Understanding the lifecycle of compostable coffee cups

Janice Kanniah
August 5, 2022
Understanding the lifecycle of compostable coffee cups

Compostable coffee cups have become a popular option for coffee shops and roasters looking to reduce their environmental impact. 

As the global compostable packaging market is estimated to reach a value of $32.43 billion by 2028, there has never been a better time to make the switch.

That said, it is a choice that comes with responsibilities – many of which do not end once the cup is handed to the customer. Instead, those responsibilities end once the coffee cup has been composted into mulch. 

A 2021 survey found 68% of consumers were willing to pay more for more sustainable products, up by 10% from a survey taken in 2019. However, they are also more likely to question if it is a genuinely sustainable product.

While roasters and coffee shops can offer compostable takeaway coffee cups, they must know what happens to them after disposal in order to address customer concerns. 

To understand more about the lifecycle of compostable coffee cups, I spoke with Emile Fourie, the co-founder of Ywaste Solutions in Cape Town, South Africa.

Subscribe to our weekly newsletter

Sign up
An image of a barista pouring black filter coffee into compostable cups in an article about the lifecycle of compostable coffee cups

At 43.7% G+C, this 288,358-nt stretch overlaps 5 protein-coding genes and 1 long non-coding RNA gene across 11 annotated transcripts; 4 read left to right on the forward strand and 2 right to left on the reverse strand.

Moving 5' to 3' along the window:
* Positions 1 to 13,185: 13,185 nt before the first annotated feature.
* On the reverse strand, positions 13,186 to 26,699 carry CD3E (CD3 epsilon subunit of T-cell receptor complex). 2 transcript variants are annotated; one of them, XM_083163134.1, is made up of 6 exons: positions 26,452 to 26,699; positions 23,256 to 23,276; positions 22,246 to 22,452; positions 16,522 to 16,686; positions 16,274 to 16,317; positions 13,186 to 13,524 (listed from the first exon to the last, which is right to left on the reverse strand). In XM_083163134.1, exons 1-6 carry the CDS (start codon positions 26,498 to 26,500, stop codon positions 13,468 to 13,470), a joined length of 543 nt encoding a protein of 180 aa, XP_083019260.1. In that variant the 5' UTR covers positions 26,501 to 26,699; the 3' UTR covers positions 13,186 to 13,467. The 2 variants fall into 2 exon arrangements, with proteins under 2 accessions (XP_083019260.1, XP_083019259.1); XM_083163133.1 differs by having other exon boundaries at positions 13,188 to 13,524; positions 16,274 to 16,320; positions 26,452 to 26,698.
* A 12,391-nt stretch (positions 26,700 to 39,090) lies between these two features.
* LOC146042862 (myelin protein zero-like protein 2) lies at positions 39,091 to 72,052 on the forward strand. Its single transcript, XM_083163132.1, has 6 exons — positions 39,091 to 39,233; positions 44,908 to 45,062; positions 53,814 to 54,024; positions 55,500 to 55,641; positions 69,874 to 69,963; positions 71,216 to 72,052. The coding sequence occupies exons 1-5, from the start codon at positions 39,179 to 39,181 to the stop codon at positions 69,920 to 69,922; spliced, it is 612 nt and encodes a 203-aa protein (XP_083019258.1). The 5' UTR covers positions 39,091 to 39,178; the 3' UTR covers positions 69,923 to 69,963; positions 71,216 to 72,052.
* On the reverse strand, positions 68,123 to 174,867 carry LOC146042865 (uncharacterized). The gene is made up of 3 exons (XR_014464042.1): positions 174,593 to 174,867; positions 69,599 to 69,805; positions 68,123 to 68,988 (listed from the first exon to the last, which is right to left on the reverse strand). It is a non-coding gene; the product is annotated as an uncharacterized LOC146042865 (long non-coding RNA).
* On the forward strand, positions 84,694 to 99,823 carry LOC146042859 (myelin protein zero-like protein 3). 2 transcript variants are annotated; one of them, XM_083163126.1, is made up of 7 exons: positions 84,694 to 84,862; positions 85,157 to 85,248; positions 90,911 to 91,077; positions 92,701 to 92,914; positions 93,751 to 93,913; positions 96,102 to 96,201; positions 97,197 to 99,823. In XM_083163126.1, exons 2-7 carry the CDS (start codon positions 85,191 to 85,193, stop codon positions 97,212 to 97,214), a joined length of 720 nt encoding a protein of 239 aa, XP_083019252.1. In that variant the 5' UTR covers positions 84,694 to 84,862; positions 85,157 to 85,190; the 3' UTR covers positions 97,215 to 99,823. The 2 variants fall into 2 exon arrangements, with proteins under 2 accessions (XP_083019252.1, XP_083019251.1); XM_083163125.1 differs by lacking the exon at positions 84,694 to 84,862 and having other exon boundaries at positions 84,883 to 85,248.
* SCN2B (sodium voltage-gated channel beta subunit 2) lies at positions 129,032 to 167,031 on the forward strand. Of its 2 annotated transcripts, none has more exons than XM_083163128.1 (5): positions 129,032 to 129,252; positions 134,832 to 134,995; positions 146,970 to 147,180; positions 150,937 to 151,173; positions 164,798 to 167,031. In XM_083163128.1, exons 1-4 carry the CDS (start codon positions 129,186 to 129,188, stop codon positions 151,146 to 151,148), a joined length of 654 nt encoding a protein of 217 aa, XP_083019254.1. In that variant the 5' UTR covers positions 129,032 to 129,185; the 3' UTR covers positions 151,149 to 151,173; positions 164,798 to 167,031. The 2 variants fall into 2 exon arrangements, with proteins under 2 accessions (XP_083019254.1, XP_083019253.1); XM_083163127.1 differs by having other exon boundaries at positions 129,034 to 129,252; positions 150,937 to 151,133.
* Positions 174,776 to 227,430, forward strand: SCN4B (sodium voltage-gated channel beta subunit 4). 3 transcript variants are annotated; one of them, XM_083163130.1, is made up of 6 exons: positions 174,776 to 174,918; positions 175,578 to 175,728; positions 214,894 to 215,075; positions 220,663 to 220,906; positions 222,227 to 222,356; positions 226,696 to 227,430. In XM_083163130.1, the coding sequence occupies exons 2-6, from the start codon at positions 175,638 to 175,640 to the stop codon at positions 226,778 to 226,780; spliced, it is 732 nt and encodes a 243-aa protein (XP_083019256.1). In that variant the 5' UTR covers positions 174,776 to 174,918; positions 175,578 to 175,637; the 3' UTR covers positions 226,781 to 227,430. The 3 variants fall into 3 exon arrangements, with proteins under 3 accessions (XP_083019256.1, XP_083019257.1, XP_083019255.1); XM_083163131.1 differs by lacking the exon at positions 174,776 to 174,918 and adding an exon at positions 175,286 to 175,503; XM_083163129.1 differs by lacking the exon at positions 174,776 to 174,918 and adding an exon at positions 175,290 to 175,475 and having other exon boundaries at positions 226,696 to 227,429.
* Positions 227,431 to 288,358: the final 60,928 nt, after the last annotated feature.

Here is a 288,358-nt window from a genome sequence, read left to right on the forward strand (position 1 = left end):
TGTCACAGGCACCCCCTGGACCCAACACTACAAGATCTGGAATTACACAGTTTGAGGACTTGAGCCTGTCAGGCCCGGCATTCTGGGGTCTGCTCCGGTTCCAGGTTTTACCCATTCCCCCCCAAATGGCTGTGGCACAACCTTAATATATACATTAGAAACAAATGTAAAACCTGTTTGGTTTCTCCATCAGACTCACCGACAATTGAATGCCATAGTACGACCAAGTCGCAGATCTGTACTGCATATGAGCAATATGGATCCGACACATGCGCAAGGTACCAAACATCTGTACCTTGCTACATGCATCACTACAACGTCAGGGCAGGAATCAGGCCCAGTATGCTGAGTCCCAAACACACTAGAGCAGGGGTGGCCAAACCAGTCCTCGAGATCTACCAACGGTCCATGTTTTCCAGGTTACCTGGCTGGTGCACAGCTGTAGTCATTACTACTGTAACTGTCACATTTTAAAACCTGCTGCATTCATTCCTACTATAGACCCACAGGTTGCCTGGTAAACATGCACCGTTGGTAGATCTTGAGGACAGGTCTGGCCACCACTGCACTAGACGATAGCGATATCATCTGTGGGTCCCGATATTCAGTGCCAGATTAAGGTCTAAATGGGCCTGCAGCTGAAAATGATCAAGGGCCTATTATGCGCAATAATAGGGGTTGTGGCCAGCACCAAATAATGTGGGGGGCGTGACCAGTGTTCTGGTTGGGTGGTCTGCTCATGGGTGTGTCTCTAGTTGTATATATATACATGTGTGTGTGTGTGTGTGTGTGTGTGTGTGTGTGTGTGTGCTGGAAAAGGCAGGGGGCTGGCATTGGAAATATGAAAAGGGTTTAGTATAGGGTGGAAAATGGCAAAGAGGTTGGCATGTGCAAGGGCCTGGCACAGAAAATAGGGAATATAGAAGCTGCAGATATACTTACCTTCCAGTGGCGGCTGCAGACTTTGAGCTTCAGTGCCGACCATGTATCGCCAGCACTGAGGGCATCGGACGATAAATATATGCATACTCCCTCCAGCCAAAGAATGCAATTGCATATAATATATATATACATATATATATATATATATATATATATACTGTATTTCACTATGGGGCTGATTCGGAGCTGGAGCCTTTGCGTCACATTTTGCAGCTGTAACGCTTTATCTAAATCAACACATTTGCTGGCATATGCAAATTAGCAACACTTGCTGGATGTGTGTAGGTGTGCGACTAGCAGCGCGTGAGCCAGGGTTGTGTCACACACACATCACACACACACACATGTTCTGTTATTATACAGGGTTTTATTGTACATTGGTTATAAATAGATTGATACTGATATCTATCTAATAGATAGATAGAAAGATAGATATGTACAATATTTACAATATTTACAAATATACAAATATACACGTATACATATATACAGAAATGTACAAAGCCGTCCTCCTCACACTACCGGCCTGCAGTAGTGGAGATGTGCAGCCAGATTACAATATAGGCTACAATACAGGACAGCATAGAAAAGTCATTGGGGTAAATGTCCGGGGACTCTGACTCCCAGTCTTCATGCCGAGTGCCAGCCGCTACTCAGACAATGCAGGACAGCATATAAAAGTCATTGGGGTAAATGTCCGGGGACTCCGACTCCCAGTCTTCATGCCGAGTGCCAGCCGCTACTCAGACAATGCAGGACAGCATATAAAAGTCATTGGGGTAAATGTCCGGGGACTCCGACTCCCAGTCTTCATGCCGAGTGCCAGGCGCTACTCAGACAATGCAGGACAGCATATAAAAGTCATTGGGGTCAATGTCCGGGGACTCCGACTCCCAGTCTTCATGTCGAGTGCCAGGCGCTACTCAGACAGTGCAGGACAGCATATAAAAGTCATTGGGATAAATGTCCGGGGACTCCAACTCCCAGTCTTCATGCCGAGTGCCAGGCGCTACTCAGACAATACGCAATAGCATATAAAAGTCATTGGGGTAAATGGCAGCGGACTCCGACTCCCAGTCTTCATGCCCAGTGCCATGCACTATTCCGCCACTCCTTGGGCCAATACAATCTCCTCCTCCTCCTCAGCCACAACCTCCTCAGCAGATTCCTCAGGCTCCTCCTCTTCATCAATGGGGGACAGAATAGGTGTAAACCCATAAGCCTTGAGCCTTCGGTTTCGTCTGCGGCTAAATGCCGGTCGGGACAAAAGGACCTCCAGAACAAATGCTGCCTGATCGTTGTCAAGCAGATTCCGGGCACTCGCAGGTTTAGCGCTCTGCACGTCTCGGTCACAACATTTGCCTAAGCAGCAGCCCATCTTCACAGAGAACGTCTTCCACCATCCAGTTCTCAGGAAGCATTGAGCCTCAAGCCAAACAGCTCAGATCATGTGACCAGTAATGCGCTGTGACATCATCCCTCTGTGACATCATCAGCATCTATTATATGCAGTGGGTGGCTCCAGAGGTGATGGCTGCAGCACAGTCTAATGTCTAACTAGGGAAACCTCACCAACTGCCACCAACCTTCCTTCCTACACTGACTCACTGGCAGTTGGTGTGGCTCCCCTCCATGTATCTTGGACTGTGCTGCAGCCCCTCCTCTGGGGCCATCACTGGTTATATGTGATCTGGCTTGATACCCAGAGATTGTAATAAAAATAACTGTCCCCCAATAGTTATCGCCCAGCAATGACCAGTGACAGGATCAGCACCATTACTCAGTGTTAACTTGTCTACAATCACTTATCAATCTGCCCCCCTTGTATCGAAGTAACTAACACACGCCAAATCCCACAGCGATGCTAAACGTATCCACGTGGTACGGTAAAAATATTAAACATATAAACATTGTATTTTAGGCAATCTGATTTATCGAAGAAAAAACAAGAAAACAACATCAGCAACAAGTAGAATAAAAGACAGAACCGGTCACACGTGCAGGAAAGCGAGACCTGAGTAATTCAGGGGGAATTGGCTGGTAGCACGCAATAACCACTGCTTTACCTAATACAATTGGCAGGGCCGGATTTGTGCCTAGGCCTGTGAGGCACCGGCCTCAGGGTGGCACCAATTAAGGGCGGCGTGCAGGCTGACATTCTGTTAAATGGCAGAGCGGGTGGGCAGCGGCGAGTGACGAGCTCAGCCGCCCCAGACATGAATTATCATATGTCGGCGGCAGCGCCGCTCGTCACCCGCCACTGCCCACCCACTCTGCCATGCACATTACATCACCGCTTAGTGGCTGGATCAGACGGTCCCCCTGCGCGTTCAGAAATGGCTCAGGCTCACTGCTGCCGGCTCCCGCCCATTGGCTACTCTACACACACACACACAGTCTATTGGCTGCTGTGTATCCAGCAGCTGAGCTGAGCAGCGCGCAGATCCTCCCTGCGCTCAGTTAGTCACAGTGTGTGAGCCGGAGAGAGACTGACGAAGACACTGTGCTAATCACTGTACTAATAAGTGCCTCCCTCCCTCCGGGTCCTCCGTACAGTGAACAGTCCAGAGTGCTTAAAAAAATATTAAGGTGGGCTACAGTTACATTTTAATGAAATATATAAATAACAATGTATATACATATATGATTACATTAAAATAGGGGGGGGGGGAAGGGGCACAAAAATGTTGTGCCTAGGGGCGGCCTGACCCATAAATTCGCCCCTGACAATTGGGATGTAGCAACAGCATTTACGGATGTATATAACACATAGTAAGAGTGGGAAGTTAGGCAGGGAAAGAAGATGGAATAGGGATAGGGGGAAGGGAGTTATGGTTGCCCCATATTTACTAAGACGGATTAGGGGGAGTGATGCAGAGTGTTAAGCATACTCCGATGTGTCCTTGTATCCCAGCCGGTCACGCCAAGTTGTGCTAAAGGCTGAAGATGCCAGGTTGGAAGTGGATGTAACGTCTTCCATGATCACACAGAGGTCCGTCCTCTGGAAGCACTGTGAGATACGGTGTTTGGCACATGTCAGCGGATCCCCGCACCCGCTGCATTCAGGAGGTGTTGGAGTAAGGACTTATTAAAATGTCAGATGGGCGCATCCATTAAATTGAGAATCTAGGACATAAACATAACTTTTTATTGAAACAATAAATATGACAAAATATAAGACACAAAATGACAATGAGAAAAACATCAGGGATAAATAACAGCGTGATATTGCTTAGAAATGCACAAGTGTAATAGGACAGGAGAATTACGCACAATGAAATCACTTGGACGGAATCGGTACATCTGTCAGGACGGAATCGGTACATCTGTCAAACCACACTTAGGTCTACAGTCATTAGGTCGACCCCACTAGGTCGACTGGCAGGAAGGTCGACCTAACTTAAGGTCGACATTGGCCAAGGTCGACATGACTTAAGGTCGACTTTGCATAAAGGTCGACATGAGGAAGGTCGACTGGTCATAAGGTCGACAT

Why are compostable coffee cups so popular?

Over the past decade, the plastic pollution crisis has reached its tipping point. 

Less than 10% of plastic waste is recycled, and the volume of plastic produced per person has doubled between 2016 and 2020. As the global population continues to grow, demand is likely to increase.

In addition to causing pollution, these plastics can leach harmful endocrine disruptors and polyfluoroalkyl substances (PFAS) into the environment.

Often referred to as “forever chemicals”, these substances can change how hormones are used in the body and have been linked to several diseases. 

Paper cups have also fallen out of favour as the petrochemical polyethylene (PE) coating makes them difficult to recycle.

That said, countries such as Australia and India have banned single-use plastics, while many others are in the process of phasing it out. 

A growing number of businesses are striving to operate with more sustainable values in mind, while others want to get ahead of potential plastic bans. 

This is where compostable coffee cups come into play. Made from natural materials, they can break down in the environment over time.

That said, compostable coffee cups may not be all be made from the same materials or break down under the same conditions. 

“Most compostable food service products, such as coffee cups and cutlery, are often made ‌of polylactic acid (PLA),” says Emile, who is also the managing director at Ywaste Solutions. 

PLA is a plant-based bioplastic made from renewable resources, including cornstarch and sugar cane. It offers a strong, waterproof coating that can support both hot and cold liquids without affecting the flavour of the drink.

Additionally, it is able to dissolve harmlessly into the soil under specific conditions.

An image of a customer breaking a compostable coffee cup in an article explaining the lifecycle of compostable coffee cups

What is the lifecycle of a compostable cup?

Emile explains compostable cups are often tossed away as general waste, which means they end up in landfills or are incinerated. 

They can also be diverted to a composter along with shredded food and garden waste. 

“Generally speaking, compostable cups can break down in three months – the average length of a composting cycle.”